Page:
Tuesday, May 15, 2007

For Better or For Worse, but No Switch-Hitting.

Love Is Gender Blind (In New Jersey).

ONLY IN NEW JERSEY, or perhaps San Francisco ( From the Mayor's Mansion to the Castro District.)

This week, Dina Matos McGreevey filed court papers accusing former Gov. Jim "I am a gay American" McGreevey of extreme cruelty, fraud and libel, for concealing his homosexuality in order to marry her. And so the McGreevey saga continues.
I'd say "only in America," but I suspect this is a story that could happen only in New Jersey.
Imagine: You are the governor of New Jersey and (by your own account) you're having sex with a young man behind your wife's back. The young man in question describes it as nonconsensual sexual harassment, but never mind. The feds are closing in on indicting your fundraising pals, one of whom even claims you arranged a special code word, "Machiavelli," signalling that they had a deal, the deal being: You pad their pockets with public funds in exchange for their donating campaign cash.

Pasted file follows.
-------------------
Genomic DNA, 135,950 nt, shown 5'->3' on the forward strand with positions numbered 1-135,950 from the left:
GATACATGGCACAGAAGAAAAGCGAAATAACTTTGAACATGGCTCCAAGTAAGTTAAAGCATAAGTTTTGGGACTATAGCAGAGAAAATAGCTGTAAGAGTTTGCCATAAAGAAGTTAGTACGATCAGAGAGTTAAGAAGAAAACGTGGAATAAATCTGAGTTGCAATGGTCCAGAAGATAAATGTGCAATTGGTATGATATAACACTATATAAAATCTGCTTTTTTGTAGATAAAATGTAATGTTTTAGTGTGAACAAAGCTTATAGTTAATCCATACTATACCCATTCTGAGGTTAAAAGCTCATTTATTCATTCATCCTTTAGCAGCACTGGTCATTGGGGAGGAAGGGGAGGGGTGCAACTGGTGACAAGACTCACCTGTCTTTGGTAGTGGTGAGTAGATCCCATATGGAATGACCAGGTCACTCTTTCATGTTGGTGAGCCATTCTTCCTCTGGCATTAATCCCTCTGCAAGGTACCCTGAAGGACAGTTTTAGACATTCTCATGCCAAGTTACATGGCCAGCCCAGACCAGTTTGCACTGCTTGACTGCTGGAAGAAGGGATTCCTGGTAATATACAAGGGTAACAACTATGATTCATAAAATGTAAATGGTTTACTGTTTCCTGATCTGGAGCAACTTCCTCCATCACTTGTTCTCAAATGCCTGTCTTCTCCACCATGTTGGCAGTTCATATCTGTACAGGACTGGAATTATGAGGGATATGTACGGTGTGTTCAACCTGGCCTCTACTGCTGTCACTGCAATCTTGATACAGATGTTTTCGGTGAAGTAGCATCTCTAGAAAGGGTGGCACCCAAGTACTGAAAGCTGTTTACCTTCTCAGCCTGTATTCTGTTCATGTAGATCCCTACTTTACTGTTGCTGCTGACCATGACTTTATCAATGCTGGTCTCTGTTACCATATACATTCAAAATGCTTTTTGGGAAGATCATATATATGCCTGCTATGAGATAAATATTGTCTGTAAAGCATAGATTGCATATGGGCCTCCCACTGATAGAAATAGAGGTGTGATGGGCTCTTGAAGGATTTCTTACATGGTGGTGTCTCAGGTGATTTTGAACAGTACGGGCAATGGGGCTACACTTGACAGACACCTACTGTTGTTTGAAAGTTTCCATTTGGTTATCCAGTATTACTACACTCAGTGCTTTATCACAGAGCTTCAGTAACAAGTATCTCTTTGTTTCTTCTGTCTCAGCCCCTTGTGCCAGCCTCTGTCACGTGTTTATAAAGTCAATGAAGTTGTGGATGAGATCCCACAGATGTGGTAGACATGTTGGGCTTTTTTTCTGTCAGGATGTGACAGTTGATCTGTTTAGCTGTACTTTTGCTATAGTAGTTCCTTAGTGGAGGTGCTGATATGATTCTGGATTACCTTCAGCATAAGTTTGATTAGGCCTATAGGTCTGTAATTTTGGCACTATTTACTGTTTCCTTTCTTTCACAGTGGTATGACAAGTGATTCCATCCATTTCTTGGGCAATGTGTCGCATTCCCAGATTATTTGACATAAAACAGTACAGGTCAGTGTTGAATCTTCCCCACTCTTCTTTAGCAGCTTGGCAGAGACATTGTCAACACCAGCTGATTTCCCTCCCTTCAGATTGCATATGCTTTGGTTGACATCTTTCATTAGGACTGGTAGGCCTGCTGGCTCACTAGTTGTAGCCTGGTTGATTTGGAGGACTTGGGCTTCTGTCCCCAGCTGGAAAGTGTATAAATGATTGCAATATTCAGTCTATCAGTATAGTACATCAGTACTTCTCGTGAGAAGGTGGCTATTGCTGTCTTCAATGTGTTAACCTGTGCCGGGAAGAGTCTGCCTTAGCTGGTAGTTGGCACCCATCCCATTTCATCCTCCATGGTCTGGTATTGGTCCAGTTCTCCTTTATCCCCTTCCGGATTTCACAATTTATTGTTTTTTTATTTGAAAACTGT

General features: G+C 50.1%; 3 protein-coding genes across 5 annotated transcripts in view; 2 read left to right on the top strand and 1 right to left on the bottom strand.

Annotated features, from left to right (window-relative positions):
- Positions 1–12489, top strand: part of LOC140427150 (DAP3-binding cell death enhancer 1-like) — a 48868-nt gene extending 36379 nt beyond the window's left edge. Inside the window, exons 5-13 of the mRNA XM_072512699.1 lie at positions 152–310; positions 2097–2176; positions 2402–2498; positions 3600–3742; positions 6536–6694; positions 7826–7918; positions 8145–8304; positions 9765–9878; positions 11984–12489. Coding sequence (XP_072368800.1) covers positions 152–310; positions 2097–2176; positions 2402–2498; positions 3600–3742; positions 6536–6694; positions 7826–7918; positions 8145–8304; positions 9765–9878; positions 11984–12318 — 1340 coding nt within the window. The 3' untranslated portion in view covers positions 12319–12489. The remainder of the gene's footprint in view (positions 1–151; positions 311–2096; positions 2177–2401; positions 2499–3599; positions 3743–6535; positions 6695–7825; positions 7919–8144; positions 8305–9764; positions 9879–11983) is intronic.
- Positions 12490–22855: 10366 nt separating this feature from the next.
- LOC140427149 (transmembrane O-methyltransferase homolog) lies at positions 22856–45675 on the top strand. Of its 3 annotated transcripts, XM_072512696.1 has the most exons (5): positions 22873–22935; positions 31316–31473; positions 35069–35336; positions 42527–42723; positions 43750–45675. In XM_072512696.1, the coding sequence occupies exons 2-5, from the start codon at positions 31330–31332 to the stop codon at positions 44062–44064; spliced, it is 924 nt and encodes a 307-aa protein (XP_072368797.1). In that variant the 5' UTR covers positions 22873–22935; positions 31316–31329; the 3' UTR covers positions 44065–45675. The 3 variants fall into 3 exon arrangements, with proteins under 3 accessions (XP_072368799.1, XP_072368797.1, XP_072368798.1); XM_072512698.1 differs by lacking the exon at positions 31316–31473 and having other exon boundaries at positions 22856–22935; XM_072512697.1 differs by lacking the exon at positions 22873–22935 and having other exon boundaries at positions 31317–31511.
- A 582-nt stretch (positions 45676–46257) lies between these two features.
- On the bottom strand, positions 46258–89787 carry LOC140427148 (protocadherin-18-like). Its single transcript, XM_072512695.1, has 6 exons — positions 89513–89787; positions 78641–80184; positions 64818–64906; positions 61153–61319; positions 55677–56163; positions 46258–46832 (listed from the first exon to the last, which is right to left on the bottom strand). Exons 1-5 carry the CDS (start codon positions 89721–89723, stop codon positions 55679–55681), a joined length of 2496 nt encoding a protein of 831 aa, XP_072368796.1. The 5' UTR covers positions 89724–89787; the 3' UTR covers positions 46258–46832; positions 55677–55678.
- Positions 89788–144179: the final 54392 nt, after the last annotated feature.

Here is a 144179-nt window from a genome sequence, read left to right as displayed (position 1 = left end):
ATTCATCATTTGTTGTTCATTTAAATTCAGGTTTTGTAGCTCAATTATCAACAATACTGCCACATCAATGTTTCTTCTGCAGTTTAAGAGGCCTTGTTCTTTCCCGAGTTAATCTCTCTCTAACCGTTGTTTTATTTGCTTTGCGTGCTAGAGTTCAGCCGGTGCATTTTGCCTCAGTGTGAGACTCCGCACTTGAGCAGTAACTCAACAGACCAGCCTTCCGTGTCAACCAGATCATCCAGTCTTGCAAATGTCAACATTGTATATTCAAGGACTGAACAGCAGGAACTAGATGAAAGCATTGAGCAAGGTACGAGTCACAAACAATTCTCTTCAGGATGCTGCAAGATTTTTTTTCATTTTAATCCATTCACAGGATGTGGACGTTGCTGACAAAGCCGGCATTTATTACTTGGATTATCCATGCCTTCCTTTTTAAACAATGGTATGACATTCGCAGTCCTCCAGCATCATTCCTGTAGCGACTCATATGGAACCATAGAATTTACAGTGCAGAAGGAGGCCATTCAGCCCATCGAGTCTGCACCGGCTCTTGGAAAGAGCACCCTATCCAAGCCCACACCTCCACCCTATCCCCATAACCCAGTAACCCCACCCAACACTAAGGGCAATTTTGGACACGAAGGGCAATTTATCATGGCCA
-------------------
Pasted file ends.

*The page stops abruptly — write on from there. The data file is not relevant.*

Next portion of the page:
Jihadists have just recently blown up the Twin Towers, orphaning thousands of New Jersey children. The country's at war. You're taking time out to have anonymous sex in public restrooms (Or was that earlier? The timeline is murky). Rumors about your randiness are apparently rampant, so rampant you now claim your wife had to know that you were gay when you married. (She was asking for it, see? Somehow with these powerful men, it's always the woman's fault). So Dina didn't know you would be bleeping the boy toy in the marital home while she was in the hospital recovering from the birth of your child, but, hey, what did she expect when she agreed to become your own little Jackie Kennedy?